This column will offer more questions than answers, more speculations than solutions, and may offend some. This is not intended and I will try to deal with any potential fallout later on, but first, the idea for this column, which was suggested by a musical evening several months ago.
This past November 6, I attended the gala concert by John MacLeod’s big band, the Rex Hotel Orchestra, held in the dining room of the Old Mill. The event doubled as a launch of the band’s new CD, The Toronto Sound, and was an unqualified success in both musical and box-office terms.
The 19-member band played all the selections from the new disc over two generous sets, most of them arranged and composed by MacLeod himself, with single charts provided by Rick Wilkins (Canada’s greatest living arranger, also present this night and a major inspiration to MacLeod), and band members Terry Promane and Andy Ballantyne. Like MacLeod himself, the very absorbing music reflected both traditional and modern elements, sometimes within the same piece, and there was tremendous solo work all around – along with their stellar ensemble playing, just about everyone in the band is an accomplished jazz soloist.
It was a special evening, but perhaps more so for me than most. John MacLeod and I met in high school some 45 years ago where we began playing jazz together; indeed, you could say John was responsible for me taking up the bass (I was an aspiring guitarist at the time when he inducted me into the Dixieland band he began leading after school hours). We have been musical friends ever since and have played together countless times in all kinds of bands, including the Boss Brass for many years. Going so far back with him and sitting just a few feet away, listening to the rousing sound of his compositions emanating from this band he created, I was overwhelmed: I felt enormously proud of him, and for him. The band has been around for years now, but this felt like a step forward, a culmination of much blood, sweat and tears, and probably some laughs too. Oh, and by the way, the beautifully recorded CD sounds every bit as good as the band did live. Buy one immediately, if not sooner.
As is often the case with musical events at this particular venue, this one was presented through the auspices of JAZZ.FM91 and bore its imprimatur. Ross Porter and Jaymz Bee each made (mercifully) brief speeches, and Fay Olson was her usual tireless self in organizing and promoting the whole affair. But the real founder of this musical feast, and of the CD it celebrated, was an individual who I won’t name because he’d likely prefer to remain anonymous, so I’ll call him “DT,” short for “Deep Throat”. A passionate jazz fan since the mid-1930s (!), DT has been a major benefactor of jazz in this city since the late 60s, when the Boss Brass and CJRT-FM got under way. He has drummed up interest in jazz with his considerable oratorical skills but time and time again has put his money where his mouth is, so to speak, by donating to countless recordings, tours, festivals, bands, concerts, broadcasts and other jazz projects.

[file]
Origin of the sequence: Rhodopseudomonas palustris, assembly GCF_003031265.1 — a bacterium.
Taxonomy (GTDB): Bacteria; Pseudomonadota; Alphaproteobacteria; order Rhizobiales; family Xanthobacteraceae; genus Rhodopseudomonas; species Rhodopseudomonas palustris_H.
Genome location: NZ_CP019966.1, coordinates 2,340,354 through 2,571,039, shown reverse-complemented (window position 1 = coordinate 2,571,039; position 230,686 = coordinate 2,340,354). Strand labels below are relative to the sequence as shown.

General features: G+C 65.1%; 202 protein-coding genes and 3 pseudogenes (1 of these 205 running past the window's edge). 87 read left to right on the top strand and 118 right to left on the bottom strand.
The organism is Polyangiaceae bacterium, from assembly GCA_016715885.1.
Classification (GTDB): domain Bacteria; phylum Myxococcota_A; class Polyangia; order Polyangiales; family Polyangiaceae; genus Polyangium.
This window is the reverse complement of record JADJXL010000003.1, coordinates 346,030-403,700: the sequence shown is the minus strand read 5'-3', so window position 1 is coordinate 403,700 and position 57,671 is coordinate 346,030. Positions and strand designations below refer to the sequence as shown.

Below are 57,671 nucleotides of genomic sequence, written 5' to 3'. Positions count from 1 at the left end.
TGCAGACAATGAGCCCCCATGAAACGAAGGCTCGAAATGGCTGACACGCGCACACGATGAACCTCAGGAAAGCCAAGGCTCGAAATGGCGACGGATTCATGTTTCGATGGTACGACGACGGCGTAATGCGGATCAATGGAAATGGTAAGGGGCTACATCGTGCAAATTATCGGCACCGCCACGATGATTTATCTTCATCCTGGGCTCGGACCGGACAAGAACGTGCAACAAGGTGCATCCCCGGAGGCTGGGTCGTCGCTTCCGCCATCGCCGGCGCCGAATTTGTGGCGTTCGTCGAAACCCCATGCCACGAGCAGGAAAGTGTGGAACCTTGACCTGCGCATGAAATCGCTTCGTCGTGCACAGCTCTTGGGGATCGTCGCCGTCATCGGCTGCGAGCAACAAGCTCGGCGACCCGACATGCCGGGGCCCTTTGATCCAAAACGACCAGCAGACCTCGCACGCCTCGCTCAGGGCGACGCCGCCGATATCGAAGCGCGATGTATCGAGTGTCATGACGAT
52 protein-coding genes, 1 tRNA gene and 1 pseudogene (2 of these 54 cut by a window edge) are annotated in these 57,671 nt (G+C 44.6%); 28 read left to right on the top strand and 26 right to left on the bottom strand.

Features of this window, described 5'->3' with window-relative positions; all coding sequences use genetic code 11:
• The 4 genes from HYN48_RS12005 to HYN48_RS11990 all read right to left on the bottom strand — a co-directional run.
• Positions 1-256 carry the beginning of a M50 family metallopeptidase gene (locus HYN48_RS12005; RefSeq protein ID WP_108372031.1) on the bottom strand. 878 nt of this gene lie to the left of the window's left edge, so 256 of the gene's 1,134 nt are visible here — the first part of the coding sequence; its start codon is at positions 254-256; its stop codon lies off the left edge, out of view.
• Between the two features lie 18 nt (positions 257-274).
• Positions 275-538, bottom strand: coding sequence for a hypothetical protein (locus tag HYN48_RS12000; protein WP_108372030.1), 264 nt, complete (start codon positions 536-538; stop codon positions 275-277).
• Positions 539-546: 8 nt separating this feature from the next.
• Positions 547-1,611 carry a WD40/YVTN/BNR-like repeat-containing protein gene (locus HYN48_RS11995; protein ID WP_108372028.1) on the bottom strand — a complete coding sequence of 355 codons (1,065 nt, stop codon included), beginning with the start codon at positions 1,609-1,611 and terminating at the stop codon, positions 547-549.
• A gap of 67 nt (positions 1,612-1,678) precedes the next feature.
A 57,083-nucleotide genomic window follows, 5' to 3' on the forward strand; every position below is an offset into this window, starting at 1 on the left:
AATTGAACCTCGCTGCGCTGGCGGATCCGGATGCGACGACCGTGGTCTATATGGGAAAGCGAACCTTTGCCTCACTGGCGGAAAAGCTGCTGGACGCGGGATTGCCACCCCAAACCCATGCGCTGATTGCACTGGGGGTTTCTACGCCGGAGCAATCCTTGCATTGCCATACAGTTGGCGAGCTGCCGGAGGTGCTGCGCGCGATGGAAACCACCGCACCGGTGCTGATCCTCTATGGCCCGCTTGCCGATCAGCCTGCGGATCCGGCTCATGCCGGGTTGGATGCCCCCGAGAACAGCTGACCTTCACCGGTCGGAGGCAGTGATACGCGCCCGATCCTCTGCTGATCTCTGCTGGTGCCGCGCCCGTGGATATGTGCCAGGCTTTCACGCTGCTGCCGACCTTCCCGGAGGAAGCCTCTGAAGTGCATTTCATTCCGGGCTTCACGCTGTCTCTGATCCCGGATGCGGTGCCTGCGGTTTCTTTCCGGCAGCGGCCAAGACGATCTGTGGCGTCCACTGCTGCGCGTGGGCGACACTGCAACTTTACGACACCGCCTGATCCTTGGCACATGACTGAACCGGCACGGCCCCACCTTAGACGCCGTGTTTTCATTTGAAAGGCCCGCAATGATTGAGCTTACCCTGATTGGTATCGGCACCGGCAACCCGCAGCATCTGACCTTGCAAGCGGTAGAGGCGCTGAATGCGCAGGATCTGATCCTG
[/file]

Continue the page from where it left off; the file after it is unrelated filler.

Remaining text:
In the case of MacLeod’s new CD, DT not only footed the considerable bill for its overall production, but also contributed to the promotion of the event as well by inviting at least two large tables’ worth of people – friends, musicians and/or both – to attend as his guests and picking up the tab for everything – admission, dinner, drinks. I would have attended anyway, but Mrs. W and I were among these guests and it wasn’t the first time I’ve been floored by DT’s class and generosity.
DT is getting on and in the last couple of years has expressed a concern for the future of jazz in Toronto and a keen desire to get local government involved in supporting it beyond the usual cosmetic ribbon-cutting measures. He is well connected and has been trying to sell local politicos, including our mayor, on the idea of establishing a permanent performance home for jazz in Toronto, funded by both public and private money. He was hoping this could perhaps be a part of the Massey Hall revitalization project, for example.
DT was hoping to use the release of The Toronto Sound – a partially strategic title – as a means of demonstrating to local politicians the viability of jazz in Toronto – the high quality of the music and the enthusiastic support for it among local music fans. He invited Mayor Tory and others to attend, only to run into a brick wall of shrugging indifference.
This apathy caused DT no small chagrin, so I’ve decided to take up his cause here by asking a few pointed questions. Why is it after all these years that jazz in Toronto still doesn’t have a dedicated and permanent performance centre, the way other art forms like opera, ballet, theatre or symphonic music do?